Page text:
2. Experimental Techniques

2.1. Materials

In this structure, COCA401 silicon rubber was used by mould. Honeycomb and triangular core were prepared from T700 carbon fibers and epoxy resin as the materials, and the composite mechanical properties of T700/epoxy resin are listed in Table 1. CF/epoxy wave beam in the honeycomb sandwich structure was prepared by the compressing molding technique (wave length of the beam is 30 mm). The triangular core shown in Figure 2(a) was manufactured by the hand-molding and by vacuum-bag molding methods. The first layer of CF/epoxy is 0°; the second layer is 60°; the third layer is −60°; and the fourth layer is 0°. The triangular core consisted of up to 100 layers (the core thickness is 15 mm). The sandwich skins were fabricated by the compressing molding technique with a thickness of 1 mm. Sandwich structure was prepared by gluing the core and skins together, and the total thickness of the sandwich structure was 17 mm. The assembly was placed in a vacuum bag thus completing the manufacturing process with a curing process of 80°C/2 h + 120°C/1 h + 150°C/1 h. The properties of skins and cores are listed in Table 2.

Table 1: T700/epoxy resin composite mechanical properties [19].
Table 2: Layer property of the sandwich structure.
Figure 2: (a) Triangular lattice core. (b) One cell of honeycomb size. (c) One cell of triangular core size.

2.2. Static Test in Three-Point Bending

The specimens were subjected to three-point bending using a universal testing machine (DDL50, Changchun Mechanical L.T.D) according to GB/T 1456-2005 protocol at a span length of 160 mm as shown in Figure 3. Load is applied at a constant speed of 2 mm/min. The specific core shear stress and sandwich flexural stiffness were calculated according to (1) and (2).

Figure 3: Three-point bending device.

The core shear stress was calculated using the following equation: = core shear stress, MPa; = load, N; = sandwich width, mm; = sandwich thickness, mm; = facing thickness, mm; = core shear modulus, MPa; = facing elastic modulus, MPa.

The sandwich flexural stiffness is as follows: = sandwich flexural stiffness, N·mm2; = overhanging arm length in mm; = increasing load of loading-deflection curve initially, ; = span length, mm; and = increasing deflection value corresponding to in mm.

3. Finite Element Analysis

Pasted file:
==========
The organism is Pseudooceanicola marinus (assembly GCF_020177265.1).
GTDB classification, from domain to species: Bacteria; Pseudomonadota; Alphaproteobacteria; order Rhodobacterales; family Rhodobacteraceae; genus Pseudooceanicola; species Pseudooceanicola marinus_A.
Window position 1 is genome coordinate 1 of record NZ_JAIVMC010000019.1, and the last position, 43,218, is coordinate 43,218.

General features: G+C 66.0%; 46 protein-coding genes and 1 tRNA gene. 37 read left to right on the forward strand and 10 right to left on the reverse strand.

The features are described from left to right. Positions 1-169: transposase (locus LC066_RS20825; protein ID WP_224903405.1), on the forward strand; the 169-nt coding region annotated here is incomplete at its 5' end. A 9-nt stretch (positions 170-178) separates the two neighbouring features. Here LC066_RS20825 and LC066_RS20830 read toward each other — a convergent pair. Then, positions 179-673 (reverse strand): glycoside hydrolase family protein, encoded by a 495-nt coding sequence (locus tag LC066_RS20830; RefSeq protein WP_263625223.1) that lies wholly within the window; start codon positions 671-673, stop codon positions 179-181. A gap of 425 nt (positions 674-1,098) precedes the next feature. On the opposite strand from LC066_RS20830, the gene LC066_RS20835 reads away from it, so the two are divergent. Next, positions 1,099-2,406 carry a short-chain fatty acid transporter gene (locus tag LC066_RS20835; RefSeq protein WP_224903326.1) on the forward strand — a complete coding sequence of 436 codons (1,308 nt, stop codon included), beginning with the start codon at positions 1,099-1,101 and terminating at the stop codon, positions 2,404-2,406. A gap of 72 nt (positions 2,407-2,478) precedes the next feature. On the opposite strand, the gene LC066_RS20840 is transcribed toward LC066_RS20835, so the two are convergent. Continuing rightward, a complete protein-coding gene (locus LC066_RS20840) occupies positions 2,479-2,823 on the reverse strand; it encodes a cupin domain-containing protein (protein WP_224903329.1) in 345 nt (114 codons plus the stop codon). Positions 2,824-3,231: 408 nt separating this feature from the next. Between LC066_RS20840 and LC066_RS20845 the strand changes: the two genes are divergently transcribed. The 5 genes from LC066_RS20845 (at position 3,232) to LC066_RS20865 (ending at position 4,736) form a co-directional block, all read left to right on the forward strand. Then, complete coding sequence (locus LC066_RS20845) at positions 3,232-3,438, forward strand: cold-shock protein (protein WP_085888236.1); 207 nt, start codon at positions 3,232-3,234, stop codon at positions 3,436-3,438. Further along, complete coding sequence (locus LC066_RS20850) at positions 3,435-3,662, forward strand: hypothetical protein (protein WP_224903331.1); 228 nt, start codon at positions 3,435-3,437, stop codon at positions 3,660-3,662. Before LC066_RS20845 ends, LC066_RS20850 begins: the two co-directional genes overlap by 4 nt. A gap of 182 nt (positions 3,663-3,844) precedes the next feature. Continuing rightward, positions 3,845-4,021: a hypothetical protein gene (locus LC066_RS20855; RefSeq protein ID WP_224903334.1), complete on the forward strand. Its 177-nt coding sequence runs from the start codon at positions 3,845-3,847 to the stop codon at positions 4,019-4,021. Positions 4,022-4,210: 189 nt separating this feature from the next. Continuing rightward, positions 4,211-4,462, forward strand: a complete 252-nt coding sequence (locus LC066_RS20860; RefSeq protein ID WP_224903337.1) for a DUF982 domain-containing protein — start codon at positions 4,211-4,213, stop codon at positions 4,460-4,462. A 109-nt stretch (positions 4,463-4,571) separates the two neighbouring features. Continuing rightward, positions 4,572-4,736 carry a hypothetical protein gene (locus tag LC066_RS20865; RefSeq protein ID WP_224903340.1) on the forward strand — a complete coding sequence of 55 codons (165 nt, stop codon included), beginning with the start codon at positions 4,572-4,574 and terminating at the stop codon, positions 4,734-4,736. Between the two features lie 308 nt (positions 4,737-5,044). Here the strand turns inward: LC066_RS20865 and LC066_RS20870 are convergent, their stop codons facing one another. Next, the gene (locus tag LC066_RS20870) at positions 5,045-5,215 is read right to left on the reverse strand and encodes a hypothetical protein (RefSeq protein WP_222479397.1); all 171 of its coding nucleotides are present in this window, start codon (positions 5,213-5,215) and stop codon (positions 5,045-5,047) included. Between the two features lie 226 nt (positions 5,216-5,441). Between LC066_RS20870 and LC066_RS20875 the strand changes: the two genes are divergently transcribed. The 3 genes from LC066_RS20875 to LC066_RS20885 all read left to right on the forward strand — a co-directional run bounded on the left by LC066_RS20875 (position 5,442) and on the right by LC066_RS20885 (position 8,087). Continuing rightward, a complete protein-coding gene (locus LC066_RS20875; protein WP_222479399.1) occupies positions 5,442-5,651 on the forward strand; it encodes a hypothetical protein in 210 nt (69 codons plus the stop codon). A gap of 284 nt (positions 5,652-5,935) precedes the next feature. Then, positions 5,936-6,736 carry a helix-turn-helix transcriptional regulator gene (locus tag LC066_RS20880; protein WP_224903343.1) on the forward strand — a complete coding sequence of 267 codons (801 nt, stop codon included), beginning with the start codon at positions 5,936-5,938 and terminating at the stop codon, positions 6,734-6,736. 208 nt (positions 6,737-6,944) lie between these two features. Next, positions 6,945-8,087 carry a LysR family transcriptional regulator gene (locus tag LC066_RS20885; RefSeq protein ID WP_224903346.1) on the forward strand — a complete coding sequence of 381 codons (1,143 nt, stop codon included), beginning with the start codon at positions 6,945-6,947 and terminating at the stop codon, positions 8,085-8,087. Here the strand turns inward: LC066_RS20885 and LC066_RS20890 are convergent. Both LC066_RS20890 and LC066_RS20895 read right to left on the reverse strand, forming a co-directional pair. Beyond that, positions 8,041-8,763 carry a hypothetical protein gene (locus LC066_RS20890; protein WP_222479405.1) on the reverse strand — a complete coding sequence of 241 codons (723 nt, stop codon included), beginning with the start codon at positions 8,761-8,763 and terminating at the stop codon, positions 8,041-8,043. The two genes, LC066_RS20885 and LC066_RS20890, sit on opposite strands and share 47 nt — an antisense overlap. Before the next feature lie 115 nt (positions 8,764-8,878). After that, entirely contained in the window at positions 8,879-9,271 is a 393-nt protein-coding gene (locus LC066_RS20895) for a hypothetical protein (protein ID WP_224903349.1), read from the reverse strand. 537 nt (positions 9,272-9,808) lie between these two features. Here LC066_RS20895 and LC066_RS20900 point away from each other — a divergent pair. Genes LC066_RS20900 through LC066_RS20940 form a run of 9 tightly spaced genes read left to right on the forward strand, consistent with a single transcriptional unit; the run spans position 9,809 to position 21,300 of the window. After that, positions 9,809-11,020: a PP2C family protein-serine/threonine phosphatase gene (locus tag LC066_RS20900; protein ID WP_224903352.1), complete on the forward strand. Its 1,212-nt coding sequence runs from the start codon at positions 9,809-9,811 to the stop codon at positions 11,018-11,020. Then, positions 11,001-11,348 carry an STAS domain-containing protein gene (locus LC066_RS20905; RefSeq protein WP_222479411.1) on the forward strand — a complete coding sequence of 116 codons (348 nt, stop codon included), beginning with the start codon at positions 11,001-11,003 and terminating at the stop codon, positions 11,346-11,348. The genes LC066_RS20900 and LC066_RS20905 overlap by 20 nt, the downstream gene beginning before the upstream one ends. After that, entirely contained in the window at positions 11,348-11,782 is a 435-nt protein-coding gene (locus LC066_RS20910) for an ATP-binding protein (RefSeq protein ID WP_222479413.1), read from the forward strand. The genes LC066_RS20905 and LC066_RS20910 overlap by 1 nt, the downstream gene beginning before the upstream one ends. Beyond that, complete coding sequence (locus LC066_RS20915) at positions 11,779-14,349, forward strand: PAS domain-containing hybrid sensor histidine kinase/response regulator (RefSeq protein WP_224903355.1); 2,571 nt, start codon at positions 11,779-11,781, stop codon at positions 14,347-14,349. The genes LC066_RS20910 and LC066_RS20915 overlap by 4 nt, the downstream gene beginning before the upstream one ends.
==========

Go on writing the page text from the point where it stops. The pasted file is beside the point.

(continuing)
3.1. Finite Element Modeling

The following analysis is focused on the sandwich structure. The finite element analysis method was used to characterize the materials principal direction stresses distribution in the sandwich structure. The sandwich part is composed of a CF/EP composite core (length: 320 mm, width: 104 mm) and two skins with a thickness of 1 mm and the wall thickness in the core is also 3 mm. The finite element model is shown in Figure 4(a). The core and two skins are glued together as a whole volume. The perfect bonding between the skins and grid core is assumed. The symmetric constraints are applied on the bottom of the supports and the increasing pressure is applied on the indenter. The 3D eight-node solid element SOLID 46 is adopted to mesh the CF/EP composites model as shown in Figure 4(b).

Figure 4: (a) Sandwich structure model. (b) FEM mesh model.
3.2. Failure Criteria Composite Materials

In this study, Tsai-Hill failure criteria [20, 21], as shown in (3), were used to characterize the damage region in the sandwich structure. Composites will fail if , , or satisfies the following equation: and are the on-axis stresses in the longitudinal and transverse directions; is the on-axis in-plane shear stress; is the longitudinal tensile stress; is the transverse direction; and is the in-plane shear strength.

4. Results and Discussion

4.1. Finite Element Analysis

The distribution of the principal direction stress on the full sandwich structure when suffered from 11000 N bending load is shown in Figure 5, indicating the failure elements and stress distribution. Some failures predict that the sandwich structure starts to enter into the matrix cracking deformation stage when the materials principal direction stresses in some elements reach the yielding strength under 11000 N. Figure 5(a) shows that the 1st principal stress (the maximum principal stress) is 102 MPa, and some failures are obviously located at the loading region from the top skin in Figure 6. The 1st principal stress in the top skin is 60.2 MPa. The results also indicate that the stress concentration is located at the supporting region. The top skin is commonly known to suffer from the compression stress and, by comparison, the bottom skin bears tension stress during the bending load process. A tendency of failures occurring near the indenter indicates that the indenter makes the top skin more susceptible to stress concentrations developed in the top surface region.

Figure 5: Full sandwich structure stress distribution: (a) 1st principal stress; (b) 2nd principal stress; (c) 3rd principal stress.
Figure 6: Top skin stress distribution: (a) 1st principal stress; (b) 2nd principal stress; (c) 3rd principal stress.

Figure 7 shows that the triangular core occurs on severe destruction under the indenter, demonstrating that the core reached yielding strength suffered from 11000 N load. Although there are no failed elements existing in the bottom skin, the principal stress appears in the region damaged in Figure 8. The number of core shear cracks appears to be followed by several damages on top skin. In conclusion, the failure mechanism at the top skin is face yielding; core shear failure dominates the failure mechanism in the triangular grid core.